The electric field strength magnitudes for Cases (d) and (e) along the paths defined on the surface of the sheath are also calculated for comparison, (see Figure 6.) The dips in the electric field strength plot of the insulator modeled with weather sheds are due to the calculation path passing through the weather shed material, which has a relative permittivity of 4.3. The electric field strength values in the vicinity of the two weather sheds at each end of the insulator are the same for Cases (d) and (e). There is a slight change in the electric field strength distribution near the other eight weather sheds shown by Case (e). The maximum electric field strength for Cases (d) and (e) are both the same, i.e.0.0256 kVp/mm. This means that the electric field distribution of the insulator with the “full” number of weather sheds can be estimated through the simplified insulator model with a smaller number of weather sheds (e.g. only two) at each end of the insulator.
The conclusion which can be reached is that a simplified insulator model with only a small number of weather sheds (shown in Fig. 2d), can be used to calculate the electric field and voltage distribution along the “full” insulator in service, with no significant influence on accuracy. The number of weather sheds for the simplified insulator model can be decided simply by trial and error.
Computation Model of 765 kV Composite Insulator
The following discussion describes research related to determining the EFVD along typical 765 kV composite insulators when installed on a three-phase energized tower. The effects of tower configuration and other line components on EFVD are also analyzed. It is of practical interest to know the electric field strength distribution for a full-scale insulator under three-phase energization. A typical 765 kV composite insulator is used for this study, which is designed for four-sub-conductor bundles.
The detailed dimensions of the 765 kV insulator are shown in Fig. 7. Materials used are silicone rubber weather sheds and sheath, and FRP rod. There are over 100 weather sheds (large and small) on an actual 765 kV insulator. Based on the previous analysis, the calculation model for this full scale insulator can be simplified with only a small number of weather sheds (e.g. 10) at each end of the insulator in order to calculate the EFVD.
In order to reduce the electric field strength in the triple point region of the insulator, corona rings are applied at both line and ground ends of the insulator.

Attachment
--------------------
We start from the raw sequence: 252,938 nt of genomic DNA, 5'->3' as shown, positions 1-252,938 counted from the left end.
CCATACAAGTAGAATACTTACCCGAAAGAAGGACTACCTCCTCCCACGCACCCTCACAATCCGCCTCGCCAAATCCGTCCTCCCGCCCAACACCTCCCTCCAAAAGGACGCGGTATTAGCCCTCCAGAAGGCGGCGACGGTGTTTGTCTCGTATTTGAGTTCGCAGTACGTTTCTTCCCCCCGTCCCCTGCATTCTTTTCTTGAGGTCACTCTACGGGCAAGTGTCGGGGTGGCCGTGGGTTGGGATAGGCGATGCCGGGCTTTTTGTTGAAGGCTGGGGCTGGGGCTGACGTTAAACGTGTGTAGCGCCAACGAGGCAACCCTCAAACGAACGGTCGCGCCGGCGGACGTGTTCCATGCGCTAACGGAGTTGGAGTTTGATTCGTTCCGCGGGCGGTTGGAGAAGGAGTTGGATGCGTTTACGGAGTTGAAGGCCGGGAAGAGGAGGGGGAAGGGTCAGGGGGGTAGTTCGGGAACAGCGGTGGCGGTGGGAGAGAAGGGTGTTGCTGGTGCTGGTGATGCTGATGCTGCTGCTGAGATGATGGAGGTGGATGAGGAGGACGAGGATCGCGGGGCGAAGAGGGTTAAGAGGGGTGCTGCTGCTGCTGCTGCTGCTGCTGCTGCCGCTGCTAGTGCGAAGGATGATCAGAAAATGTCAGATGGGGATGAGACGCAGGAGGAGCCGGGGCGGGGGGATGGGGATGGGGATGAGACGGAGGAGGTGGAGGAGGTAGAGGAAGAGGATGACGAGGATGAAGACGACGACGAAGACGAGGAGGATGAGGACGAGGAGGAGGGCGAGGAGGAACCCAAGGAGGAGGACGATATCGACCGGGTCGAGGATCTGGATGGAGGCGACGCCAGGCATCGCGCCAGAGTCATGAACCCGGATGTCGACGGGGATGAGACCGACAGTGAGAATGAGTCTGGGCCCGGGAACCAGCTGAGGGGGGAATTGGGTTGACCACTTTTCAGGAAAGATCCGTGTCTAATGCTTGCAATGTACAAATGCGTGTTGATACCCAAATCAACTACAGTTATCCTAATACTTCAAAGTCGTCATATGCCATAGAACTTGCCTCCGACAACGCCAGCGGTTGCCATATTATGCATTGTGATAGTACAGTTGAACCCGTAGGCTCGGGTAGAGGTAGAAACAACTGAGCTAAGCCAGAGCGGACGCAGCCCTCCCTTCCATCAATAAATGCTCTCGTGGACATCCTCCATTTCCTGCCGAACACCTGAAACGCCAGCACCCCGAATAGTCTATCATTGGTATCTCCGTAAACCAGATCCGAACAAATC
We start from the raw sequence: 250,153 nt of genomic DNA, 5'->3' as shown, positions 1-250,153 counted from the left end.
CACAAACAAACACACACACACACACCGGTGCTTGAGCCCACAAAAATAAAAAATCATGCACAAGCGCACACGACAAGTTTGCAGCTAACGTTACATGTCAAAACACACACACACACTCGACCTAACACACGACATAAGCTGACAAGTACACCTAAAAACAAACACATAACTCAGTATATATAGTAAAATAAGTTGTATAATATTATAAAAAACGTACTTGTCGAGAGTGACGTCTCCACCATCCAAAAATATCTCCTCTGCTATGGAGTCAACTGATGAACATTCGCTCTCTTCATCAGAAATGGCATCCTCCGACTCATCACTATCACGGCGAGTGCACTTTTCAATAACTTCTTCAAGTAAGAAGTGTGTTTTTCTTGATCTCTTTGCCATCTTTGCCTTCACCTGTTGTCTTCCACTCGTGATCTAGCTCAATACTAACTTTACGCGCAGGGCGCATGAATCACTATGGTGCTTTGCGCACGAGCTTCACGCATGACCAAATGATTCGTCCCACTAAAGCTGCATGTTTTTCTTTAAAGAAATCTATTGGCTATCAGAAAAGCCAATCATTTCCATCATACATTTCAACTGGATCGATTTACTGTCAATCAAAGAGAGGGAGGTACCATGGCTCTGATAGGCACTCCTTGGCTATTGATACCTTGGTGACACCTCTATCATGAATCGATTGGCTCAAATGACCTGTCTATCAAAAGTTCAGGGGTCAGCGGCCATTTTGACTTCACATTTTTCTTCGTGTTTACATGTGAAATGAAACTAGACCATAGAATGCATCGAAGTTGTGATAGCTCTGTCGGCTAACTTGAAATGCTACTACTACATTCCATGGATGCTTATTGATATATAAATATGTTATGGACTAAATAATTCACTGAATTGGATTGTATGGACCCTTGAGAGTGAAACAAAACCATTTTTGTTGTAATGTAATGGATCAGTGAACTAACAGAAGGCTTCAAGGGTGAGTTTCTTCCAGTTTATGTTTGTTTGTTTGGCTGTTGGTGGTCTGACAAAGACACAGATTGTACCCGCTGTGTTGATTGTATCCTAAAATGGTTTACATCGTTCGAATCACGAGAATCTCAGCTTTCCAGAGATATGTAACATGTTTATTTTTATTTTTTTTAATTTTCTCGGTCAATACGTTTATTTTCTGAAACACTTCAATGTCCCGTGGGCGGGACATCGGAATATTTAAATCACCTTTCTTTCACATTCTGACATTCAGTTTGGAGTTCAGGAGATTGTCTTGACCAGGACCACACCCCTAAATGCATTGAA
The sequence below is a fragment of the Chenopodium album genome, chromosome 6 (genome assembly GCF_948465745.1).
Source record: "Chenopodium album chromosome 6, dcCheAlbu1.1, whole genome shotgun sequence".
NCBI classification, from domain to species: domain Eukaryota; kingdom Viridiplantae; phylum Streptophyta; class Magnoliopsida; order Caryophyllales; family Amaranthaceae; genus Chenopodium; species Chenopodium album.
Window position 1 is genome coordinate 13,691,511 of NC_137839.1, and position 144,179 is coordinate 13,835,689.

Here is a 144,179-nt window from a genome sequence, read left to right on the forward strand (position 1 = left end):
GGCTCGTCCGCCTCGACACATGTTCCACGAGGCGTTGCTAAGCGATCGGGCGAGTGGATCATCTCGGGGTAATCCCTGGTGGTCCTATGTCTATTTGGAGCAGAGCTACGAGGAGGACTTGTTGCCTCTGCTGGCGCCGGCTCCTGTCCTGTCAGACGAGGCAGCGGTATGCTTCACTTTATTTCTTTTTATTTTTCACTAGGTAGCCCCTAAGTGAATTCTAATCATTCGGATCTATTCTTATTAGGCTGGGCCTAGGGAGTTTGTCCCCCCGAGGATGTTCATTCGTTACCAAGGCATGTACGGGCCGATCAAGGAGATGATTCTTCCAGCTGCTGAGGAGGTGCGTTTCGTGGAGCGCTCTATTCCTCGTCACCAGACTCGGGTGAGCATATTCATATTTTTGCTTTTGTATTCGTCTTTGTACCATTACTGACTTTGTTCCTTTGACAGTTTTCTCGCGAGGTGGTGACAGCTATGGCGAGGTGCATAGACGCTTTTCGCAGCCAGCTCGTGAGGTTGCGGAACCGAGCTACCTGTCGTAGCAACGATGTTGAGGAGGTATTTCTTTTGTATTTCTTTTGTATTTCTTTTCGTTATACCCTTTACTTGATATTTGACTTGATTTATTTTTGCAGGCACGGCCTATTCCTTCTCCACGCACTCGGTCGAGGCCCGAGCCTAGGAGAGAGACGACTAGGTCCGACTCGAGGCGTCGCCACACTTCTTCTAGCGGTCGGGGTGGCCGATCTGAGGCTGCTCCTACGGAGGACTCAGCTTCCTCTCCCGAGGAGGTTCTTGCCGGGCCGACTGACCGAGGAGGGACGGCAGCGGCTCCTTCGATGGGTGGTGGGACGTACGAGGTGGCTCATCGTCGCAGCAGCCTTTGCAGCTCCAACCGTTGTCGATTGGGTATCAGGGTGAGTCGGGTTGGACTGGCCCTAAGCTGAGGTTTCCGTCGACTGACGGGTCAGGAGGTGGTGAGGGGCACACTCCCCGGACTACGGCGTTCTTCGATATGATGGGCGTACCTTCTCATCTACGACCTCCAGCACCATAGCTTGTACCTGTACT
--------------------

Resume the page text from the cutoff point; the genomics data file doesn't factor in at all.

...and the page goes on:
Modeling of 765 kV Tower & Ground Plane
The simplified geometry and major dimensions of a typical 765 kV tower with four sub-conductor bundles are shown in Figure 8. The two ground wires are ignored in the calculations. The ground plane is modeled with a 50 m x 50 m large plane with zero potential. The number of elements used for the tower is 800 and for the ground plane 100.
A 3-D view of the entire 765 kV power line tower with four sub-conductor bundles, non-ceramic insulators, end fittings, and hardware is shown in Fig. 9.
(a) View of entire tower with four sub-conductor bundles.
(b) View of center phase conductor with insulators.
Voltage & Electric Field Distributions Along Composite Insulator
The electric field and voltage distributions along the 765 kV composite insulator of the center phase have been studied on a typical 765 kV power line tower with four sub-conductor bundles. The instantaneous voltages applied to the three phase conductor system for the worst case – when there is maximum voltage across the center phase insulator – are as follows:
Vleft = – 0.5 x Vcenter = – 0.5*624.6 = – 312.3 kV,
Vcenter =765 x √2/√3 = 624.6 kV (i.e., maximum value of the line-to-ground voltage)
Vright = – 0.5 x Vcenter = – 0.5*624.6 = – 312.3 kV.
There are some basic principles for showing the calculation results:
• In the following paragraphs, the voltages are expressed either in kVmax or in per cent values, referred to 624.6 kVmax , which is the actual applied voltage on the center phase insulator.
• The electric field strength is always expressed in kVmax/mm units.
• The insulation distances used in the figures are expressed either in cm units or in per cent values, referred to 436 cm as shown in Figs. 7 and 10.
• The calculation path on the surface of the insulator sheath (not along the leakage path) is identified as a straight dashed line as shown in Fig. 10.
The resulting per cent equipotential contours inside the tower window for a 765 kV non-ceramic insulator with four sub-conductor bundles are shown in Fig. 11.
It can be seen that the line end equipotential contours are greatly influenced by the line end hardware and the line end corona ring and that they are nearly parallel to the shed surface. The 10 weather sheds near the line end sustain about 35 per cent of the applied voltage while the 10 weather sheds near the ground end sustain about 12 per cent of the applied voltage.
Fig. 12 shows the actual voltage distribution in the worst case vs. per cent insulation distance at the surface of the insulator sheath with four sub-conductor bundles. The non-linear property of the voltage distribution along the non-ceramic insulator is clearly shown.
The electric field strength magnitude along the path defined on the surface of the insulator sheath is shown in Fig. 13. The maximum value of the electric field strength at the triple junction point is 1.586 kVmax/mm.
For a clearer view, the electric field strength distribution along the insulation distance near the line end fitting is shown in Fig. 14. The discontinuities in the magnitude of the electric field strength in Figs. 14 and 15 are the result of the calculation path, shown in Fig. 10, passing through the shed material. It can be seen that electric field strength is much higher at the junction region between the sheath and the shed than that at the middle part of the sheath region.
The electric field strength distribution along the insulation distance near the ground end fitting is shown in Fig. 15.
1. A simplified insulator model with only a small number of weather sheds at the line and ground ends can be used to calculate the electric field and voltage distribution along the “full” insulator in service with no significant influence on accuracy.
2. For a 765 kV tower with four sub-conductor bundles, studies (not shown here) prove that there is no significant difference between the EFVD along a composite insulator under single phase versus three phase energization. Therefore, the calculation model can be simplified further with the assumption of single phase energization.